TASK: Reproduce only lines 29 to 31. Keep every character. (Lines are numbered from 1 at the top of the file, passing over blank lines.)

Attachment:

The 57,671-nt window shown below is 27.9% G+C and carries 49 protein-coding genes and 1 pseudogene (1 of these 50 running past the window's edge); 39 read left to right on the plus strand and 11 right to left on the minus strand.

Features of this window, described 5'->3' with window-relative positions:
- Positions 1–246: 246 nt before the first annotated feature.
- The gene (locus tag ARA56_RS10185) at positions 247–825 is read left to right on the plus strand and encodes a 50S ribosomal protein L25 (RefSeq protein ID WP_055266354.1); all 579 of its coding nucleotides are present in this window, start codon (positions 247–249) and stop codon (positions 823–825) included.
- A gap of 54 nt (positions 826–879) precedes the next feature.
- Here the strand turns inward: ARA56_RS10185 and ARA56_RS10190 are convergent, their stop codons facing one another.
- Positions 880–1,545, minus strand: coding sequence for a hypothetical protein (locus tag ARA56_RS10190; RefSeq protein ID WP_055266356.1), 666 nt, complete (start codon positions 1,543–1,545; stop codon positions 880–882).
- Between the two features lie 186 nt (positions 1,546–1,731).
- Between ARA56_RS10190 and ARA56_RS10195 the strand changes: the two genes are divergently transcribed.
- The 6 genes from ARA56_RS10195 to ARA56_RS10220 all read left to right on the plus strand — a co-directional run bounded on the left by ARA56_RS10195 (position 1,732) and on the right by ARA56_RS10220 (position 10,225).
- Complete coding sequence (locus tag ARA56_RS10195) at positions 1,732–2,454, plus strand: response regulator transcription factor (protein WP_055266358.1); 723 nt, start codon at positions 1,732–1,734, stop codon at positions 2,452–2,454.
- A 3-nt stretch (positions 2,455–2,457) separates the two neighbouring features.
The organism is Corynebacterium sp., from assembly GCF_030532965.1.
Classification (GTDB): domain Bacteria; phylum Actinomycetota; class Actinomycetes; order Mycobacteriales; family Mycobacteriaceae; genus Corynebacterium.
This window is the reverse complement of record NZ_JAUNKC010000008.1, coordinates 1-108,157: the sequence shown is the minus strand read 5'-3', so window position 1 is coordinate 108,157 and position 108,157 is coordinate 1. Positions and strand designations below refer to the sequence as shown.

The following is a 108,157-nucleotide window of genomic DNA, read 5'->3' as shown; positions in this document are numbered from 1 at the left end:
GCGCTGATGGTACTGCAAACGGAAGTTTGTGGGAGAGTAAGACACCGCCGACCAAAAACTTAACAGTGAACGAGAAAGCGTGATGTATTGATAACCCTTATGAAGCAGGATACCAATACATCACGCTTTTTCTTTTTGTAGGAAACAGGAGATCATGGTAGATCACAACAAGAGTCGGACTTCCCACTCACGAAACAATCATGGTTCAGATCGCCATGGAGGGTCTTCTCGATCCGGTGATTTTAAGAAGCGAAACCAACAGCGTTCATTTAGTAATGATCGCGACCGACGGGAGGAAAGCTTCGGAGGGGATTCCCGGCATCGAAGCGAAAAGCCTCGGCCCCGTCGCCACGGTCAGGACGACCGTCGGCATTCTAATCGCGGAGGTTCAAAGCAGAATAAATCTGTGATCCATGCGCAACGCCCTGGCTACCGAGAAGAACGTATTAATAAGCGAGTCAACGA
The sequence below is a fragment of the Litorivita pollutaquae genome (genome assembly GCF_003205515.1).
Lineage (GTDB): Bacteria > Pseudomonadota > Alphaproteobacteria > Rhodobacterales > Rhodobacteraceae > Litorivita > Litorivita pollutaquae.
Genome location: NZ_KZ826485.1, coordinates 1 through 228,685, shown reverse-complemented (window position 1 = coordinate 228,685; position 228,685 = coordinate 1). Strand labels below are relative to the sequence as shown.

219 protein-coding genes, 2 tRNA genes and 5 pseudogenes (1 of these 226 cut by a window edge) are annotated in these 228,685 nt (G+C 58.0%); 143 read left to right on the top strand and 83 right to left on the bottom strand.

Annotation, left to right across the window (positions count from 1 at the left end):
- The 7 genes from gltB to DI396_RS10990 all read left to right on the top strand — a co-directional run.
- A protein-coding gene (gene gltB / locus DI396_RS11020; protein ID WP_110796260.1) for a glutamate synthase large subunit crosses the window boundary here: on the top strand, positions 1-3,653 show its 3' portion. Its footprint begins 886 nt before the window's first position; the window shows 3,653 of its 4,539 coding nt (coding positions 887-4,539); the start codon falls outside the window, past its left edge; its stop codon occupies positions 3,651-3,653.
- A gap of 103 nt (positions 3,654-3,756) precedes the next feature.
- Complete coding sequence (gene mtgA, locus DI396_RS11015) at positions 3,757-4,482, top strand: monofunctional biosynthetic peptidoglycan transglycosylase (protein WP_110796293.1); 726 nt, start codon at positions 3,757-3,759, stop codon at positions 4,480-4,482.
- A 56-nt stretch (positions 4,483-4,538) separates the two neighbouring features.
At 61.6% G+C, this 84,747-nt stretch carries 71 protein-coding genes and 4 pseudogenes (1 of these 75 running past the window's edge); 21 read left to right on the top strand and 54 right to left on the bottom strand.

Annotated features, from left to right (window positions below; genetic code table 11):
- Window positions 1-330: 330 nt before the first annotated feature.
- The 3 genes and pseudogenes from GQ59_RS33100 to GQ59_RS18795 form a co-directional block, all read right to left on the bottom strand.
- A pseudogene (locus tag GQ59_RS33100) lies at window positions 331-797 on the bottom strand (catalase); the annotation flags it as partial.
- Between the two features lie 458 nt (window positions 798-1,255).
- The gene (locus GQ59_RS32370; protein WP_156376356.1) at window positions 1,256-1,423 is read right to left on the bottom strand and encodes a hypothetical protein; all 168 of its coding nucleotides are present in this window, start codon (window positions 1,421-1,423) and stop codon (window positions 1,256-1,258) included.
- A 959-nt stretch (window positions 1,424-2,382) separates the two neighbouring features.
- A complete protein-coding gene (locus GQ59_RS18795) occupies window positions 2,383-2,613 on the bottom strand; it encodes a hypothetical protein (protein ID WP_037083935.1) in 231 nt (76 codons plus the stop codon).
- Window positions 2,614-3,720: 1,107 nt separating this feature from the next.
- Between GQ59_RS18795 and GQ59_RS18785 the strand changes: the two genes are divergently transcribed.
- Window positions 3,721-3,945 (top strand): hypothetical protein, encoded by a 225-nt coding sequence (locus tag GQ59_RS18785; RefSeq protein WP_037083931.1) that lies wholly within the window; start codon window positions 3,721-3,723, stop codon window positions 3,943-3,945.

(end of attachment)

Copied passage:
Annotated features, from left to right (window positions below; genetic code table 11):
- Window positions 1-330: 330 nt before the first annotated feature.
- The 3 genes and pseudogenes from GQ59_RS33100 to GQ59_RS18795 form a co-directional block, all read right to left on the bottom strand.